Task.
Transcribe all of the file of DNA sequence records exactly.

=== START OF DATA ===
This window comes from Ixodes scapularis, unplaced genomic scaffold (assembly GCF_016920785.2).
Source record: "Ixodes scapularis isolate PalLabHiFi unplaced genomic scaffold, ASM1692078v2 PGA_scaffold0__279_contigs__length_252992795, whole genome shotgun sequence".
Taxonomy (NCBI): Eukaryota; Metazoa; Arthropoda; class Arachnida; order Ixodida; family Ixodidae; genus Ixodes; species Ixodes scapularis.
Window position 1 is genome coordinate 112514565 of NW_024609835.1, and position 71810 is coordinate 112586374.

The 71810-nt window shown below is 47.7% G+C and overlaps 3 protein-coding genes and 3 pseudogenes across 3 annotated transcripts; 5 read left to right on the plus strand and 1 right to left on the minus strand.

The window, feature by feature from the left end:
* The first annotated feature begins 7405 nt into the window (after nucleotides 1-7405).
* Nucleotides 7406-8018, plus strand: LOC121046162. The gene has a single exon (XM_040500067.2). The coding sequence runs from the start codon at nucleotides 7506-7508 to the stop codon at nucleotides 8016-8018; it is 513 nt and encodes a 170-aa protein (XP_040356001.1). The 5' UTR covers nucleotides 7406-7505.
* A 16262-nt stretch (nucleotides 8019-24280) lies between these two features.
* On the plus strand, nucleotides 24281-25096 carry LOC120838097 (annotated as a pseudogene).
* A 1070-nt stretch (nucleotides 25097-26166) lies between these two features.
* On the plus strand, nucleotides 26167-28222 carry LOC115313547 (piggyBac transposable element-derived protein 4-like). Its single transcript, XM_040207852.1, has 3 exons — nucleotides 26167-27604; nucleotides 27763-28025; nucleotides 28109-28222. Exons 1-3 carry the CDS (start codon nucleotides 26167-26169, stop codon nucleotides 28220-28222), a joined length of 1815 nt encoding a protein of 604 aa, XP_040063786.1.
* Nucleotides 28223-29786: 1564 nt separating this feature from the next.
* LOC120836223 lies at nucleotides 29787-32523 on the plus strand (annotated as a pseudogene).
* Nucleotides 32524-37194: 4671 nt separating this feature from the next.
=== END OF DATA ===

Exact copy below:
This window comes from Ixodes scapularis, unplaced genomic scaffold (assembly GCF_016920785.2).
Source record: "Ixodes scapularis isolate PalLabHiFi unplaced genomic scaffold, ASM1692078v2 PGA_scaffold0__279_contigs__length_252992795, whole genome shotgun sequence".
Taxonomy (NCBI): Eukaryota; Metazoa; Arthropoda; class Arachnida; order Ixodida; family Ixodidae; genus Ixodes; species Ixodes scapularis.
Window position 1 is genome coordinate 112514565 of NW_024609835.1, and position 71810 is coordinate 112586374.

The 71810-nt window shown below is 47.7% G+C and overlaps 3 protein-coding genes and 3 pseudogenes across 3 annotated transcripts; 5 read left to right on the plus strand and 1 right to left on the minus strand.

The window, feature by feature from the left end:
* The first annotated feature begins 7405 nt into the window (after nucleotides 1-7405).
* Nucleotides 7406-8018, plus strand: LOC121046162. The gene has a single exon (XM_040500067.2). The coding sequence runs from the start codon at nucleotides 7506-7508 to the stop codon at nucleotides 8016-8018; it is 513 nt and encodes a 170-aa protein (XP_040356001.1). The 5' UTR covers nucleotides 7406-7505.
* A 16262-nt stretch (nucleotides 8019-24280) lies between these two features.
* On the plus strand, nucleotides 24281-25096 carry LOC120838097 (annotated as a pseudogene).
* A 1070-nt stretch (nucleotides 25097-26166) lies between these two features.
* On the plus strand, nucleotides 26167-28222 carry LOC115313547 (piggyBac transposable element-derived protein 4-like). Its single transcript, XM_040207852.1, has 3 exons — nucleotides 26167-27604; nucleotides 27763-28025; nucleotides 28109-28222. Exons 1-3 carry the CDS (start codon nucleotides 26167-26169, stop codon nucleotides 28220-28222), a joined length of 1815 nt encoding a protein of 604 aa, XP_040063786.1.
* Nucleotides 28223-29786: 1564 nt separating this feature from the next.
* LOC120836223 lies at nucleotides 29787-32523 on the plus strand (annotated as a pseudogene).
* Nucleotides 32524-37194: 4671 nt separating this feature from the next.